[...] Emile Frison, head of the Montpellier-based International Network for the Improvement of Banana and Plantain, told New Scientist magazine that the banana business could be defunct within a decade. [...] Almost all the varieties of banana grown today are cuttings - clones, in effect - of naturally mutant wild bananas discovered by early farmers as much as 10,000 years ago. The rare mutation caused wild bananas to grow sterile, without seeds. Those ancient farmers took cuttings of the mutants, then cuttings of the cuttings. [...]
One ray of hope comes from Honduran scientists, who peeled and sieved 400 tonnes of bananas to find 15 seeds for breeding. They have come up with a fungus-resistant variety which could be grown organically. If bananas don't disappear from supermarket shelves by 2013, they will look, and taste, different.
The banana is to be the first edible fruit to have its genetic code unravelled, a global consortium has announced. [...] The sequence could be of great value to breeders and scientists, who have struggled to overcome the banana's weird characteristics. For example, the classic Cavendish variety exported to Western countries - which is thought to have originated as a natural hybrid thousands of years ago - has three sets of chromosomes instead of two and so cannot reproduce sexually. "Half the world's edible bananas, including the Cavendish, are entirely sterile, and you can't breed them at all," says Frison.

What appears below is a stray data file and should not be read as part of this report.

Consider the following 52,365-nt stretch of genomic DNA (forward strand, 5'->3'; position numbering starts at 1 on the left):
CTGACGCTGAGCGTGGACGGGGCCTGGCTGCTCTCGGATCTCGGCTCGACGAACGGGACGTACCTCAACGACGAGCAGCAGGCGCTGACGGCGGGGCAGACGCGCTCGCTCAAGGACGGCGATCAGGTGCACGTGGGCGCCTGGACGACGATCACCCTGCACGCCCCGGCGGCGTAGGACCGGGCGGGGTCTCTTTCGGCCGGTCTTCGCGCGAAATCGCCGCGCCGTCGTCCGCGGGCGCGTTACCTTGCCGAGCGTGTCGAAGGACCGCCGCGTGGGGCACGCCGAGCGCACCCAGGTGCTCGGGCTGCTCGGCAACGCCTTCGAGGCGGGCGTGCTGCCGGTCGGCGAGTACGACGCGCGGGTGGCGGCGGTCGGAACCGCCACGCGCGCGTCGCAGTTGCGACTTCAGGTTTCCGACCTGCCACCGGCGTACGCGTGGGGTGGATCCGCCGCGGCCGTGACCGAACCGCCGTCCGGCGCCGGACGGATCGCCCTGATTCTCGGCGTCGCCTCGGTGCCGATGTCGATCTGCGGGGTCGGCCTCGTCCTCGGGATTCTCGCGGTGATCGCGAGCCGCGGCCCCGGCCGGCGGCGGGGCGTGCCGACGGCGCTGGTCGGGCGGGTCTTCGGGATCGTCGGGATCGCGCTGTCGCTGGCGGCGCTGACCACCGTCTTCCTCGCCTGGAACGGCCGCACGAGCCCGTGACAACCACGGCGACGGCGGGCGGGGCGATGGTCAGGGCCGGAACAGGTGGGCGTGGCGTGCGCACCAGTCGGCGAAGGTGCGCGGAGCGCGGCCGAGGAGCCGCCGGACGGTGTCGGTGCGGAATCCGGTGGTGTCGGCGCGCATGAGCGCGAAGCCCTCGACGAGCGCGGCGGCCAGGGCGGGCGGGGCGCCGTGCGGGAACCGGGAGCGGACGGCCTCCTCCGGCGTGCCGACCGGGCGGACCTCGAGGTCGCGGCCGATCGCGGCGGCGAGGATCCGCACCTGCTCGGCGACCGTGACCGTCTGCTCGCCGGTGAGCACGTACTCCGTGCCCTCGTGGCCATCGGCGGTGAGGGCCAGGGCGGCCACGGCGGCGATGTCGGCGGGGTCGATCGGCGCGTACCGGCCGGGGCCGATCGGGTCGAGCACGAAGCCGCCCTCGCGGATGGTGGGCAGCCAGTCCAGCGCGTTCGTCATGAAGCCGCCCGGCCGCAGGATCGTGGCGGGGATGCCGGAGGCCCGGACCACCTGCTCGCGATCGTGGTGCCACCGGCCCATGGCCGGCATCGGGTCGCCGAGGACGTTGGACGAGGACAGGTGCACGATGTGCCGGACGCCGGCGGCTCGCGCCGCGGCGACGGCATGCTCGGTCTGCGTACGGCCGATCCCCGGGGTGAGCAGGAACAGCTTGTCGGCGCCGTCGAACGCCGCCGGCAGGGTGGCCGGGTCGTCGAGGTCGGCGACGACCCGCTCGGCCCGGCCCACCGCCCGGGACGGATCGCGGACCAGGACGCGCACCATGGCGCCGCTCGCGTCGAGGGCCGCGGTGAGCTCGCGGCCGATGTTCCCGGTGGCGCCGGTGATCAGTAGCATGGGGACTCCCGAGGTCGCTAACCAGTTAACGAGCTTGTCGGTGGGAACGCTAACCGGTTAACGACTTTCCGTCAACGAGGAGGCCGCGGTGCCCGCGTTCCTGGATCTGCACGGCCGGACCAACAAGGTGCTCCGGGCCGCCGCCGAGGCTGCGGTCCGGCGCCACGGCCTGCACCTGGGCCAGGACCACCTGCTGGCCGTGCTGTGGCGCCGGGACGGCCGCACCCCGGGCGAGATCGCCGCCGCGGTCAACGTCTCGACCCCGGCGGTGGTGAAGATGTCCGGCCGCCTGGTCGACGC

This is why, instead of sequencing one of the edible varieties, the consortium will sequence a wild banana from east Asia. This should contain useful genes that could be added to edible varieties. For instance, a gene that protects against the black Sigatoka fungus, which ravages plantations, would be priceless.
But because interbreeding is impossible, genetic modification is the only way to insert such genes into most commercial varieties. "This is one of the few crops where you could say there's a strong justification for using GM," Frison says.